Head coach Andy Reid has the best quarterback in the National Football League. And according to Kansas City Chiefs general manager Brett Veach, he is acting accordingly.
Veach held his annual pre-NFL Draft press conference on Thursday afternoon, and moments after explaining how he has been so busy in the draft room he barely knows the Chiefs’ schedule, he shared one of the best Reid anecdotes we’ve heard since the head coach arrived in Kansas City back in 2013.
“I went in [Reid’s office] the other day—he had index cards like that thick,” Veach said, as he held his hand up to show reporters. “He called them, ‘My new Pat plays.’ He was excited. It’s fun to see him get excited like that.”
Reid and the Chiefs have reason to be. The 23-year-old Most Valuable Player of the National Football League is the leader of their club, and next week, they will have three of the first 63 picks in the NFL Draft.
“We know that we are close, and we have a pretty good team,” Veach said. “We know we were inches away to going to Atlanta for the Super Bowl. I think there’s no one more driven than coach (Reid) and our staff up there to get this thing. We aren’t trying to build for the future, we are trying to win now. We are going to stay aggressive. We are going to try to put the best roster we possibly can out there and there are some moves that you just can’t make, but I think whatever we can do throughout the course of this period and after this period, I don’t think we are ever going to stop to be aggressive and push the envelope here because we want to put Kansas City in the best position to win a Super Bowl.”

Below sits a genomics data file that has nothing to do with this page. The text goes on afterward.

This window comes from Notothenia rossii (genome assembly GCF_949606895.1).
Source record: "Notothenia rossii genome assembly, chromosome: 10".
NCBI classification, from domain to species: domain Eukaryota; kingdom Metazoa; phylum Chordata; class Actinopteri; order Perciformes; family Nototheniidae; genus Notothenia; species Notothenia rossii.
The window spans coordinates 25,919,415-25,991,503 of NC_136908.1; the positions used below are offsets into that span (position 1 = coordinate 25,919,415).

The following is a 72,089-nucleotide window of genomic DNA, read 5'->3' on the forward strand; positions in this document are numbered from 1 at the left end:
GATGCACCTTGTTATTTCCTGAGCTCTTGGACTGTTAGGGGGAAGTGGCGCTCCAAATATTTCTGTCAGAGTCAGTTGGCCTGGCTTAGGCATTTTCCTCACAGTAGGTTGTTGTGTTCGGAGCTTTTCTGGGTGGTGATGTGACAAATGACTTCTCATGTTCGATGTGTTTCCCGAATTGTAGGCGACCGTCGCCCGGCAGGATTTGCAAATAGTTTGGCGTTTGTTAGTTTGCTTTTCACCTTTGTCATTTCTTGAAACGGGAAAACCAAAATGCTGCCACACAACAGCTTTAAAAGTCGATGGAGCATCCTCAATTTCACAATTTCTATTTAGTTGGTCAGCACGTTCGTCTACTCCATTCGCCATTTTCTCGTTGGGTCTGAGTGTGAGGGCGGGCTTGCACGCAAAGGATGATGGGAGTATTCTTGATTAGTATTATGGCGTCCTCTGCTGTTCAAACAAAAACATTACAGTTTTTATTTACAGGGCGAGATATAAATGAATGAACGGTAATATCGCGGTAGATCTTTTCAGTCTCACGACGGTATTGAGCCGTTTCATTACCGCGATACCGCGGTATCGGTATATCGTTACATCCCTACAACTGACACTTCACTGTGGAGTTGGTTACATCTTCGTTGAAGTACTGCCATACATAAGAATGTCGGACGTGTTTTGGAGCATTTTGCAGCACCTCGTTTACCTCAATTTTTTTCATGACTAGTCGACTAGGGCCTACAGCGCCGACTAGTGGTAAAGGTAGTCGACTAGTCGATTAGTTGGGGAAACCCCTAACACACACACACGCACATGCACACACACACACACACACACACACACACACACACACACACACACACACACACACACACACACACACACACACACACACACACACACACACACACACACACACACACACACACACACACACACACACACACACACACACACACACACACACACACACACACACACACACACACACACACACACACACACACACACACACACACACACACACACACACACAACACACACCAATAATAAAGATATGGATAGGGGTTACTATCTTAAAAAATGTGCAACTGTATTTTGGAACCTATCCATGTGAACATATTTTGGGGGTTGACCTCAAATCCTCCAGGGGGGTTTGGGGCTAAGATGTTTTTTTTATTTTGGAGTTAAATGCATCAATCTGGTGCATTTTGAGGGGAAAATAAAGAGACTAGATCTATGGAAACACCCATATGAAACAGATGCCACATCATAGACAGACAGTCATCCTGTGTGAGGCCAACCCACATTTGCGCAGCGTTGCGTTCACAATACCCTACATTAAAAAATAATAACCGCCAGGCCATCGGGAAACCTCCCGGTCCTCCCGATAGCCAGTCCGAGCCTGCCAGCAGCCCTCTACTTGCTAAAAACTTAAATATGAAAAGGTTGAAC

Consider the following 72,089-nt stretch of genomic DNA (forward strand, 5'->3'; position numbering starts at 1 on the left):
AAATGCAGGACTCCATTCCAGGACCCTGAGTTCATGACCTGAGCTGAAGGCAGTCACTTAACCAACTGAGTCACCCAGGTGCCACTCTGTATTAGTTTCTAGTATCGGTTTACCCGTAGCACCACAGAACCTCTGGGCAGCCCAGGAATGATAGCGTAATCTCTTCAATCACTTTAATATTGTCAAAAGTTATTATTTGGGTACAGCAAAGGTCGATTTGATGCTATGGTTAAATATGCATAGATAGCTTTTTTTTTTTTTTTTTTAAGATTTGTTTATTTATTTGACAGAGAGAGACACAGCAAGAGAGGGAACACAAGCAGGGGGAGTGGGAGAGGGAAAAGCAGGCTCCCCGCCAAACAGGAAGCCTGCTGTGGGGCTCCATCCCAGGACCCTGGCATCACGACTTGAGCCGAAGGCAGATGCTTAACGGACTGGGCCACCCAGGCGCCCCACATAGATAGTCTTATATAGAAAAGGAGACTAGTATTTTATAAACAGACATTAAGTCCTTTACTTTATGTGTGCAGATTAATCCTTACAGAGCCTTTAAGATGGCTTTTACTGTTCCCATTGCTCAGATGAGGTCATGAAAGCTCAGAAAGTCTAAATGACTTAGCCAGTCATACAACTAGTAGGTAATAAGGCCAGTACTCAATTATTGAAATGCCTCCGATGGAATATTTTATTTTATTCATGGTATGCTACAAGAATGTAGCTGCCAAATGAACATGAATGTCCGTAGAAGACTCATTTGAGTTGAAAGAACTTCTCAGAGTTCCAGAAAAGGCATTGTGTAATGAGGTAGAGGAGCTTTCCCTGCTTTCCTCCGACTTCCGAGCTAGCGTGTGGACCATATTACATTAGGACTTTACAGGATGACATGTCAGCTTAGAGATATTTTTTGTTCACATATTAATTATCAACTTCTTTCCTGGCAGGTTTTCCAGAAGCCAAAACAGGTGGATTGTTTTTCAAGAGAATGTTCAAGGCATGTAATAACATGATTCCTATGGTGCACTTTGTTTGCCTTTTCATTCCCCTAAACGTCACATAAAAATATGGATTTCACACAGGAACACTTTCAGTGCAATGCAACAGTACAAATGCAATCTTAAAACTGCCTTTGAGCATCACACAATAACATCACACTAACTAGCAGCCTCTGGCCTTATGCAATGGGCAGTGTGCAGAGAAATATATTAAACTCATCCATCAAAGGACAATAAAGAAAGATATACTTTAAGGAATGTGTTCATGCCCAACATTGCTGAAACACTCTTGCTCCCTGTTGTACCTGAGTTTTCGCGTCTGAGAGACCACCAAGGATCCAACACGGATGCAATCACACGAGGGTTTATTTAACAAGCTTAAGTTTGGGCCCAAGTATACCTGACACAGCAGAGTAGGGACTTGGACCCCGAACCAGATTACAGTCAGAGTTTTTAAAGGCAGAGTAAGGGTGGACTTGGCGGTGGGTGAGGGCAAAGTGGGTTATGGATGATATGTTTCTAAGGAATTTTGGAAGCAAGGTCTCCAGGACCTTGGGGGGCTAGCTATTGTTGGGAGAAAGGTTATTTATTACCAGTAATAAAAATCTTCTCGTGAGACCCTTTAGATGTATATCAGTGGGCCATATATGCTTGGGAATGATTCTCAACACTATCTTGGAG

To do that, many assume that just like last year, the Chiefs need go with an all-defensive draft. The case often made is that if the Chiefs can get out of the cellar (No. 31 in yards per game) defensively, Mahomes will take care of the rest.
But the idea that the Chiefs will only end up with premium defensive players shouldn’t be etched in stone. Veach explained that through free agency, they have created a situation in which they feel they can comfortably take players they value the most in any given round.
“The things that you do in free agency protect yourself in the draft, so you don’t have to take a player you feel is a second or third-round value in the first round,” the Chiefs GM said. “Maybe some moves are big like the Honey Badger (Tyrann Mathieu) and some smaller moves. I think what you do is you protect yourself, and that’s really one of the key elements of free agency. You go in there and they all don’t have to be big-name splashes, but if you could get guys like a Bashaud Breeland or a Damien Wilson to protect yourself from over-drafting players. I feel like this year, with the exception of quarterback, I think anything’s on the table in that first round.”
Last year, Veach traded up three times to select Breeland Speaks, Derrick Nnadi and Kahlil McKenzie. Those trade-ups, his rumored deals at last year’s trade deadline and the splash free-agent signings of Sammy Watkins and Tyrann Mathieu have led the national analysts like NFL Network’s Peter Schrager to refer to him as a “riverboat gambler.”
But Veach was reflective on Thursday, explaining how he has learned to be more balanced on the fly.
“For me it’s just learning how to be passive more so than aggressive—I’m kind of wired to just go up and get a guy,” he said. “I think you learn something every year. That was tough (in 2018)—you don’t have a first-round pick and then you don’t pick until late in the second. It was almost like we entered last year with a third-round pick. These names go off the board and you get a little impatient, but it will be a little bit different this year when you have some more picks to work with... You could be more tactical in certain areas, but [I’ve] got a great staff around me. I don’t think any GM goes into the draft and just starts pulling off names all by themselves. They surround themselves with smart people and I have smart people around me, so I think it’s a good balance.”
Veach said he would be meeting with the offensive staff on Thursday and the defensive staff Friday to talk about the draft board. It is probably time to accept that the come next Thursday night, the first player called to Kansas City may just be on offense.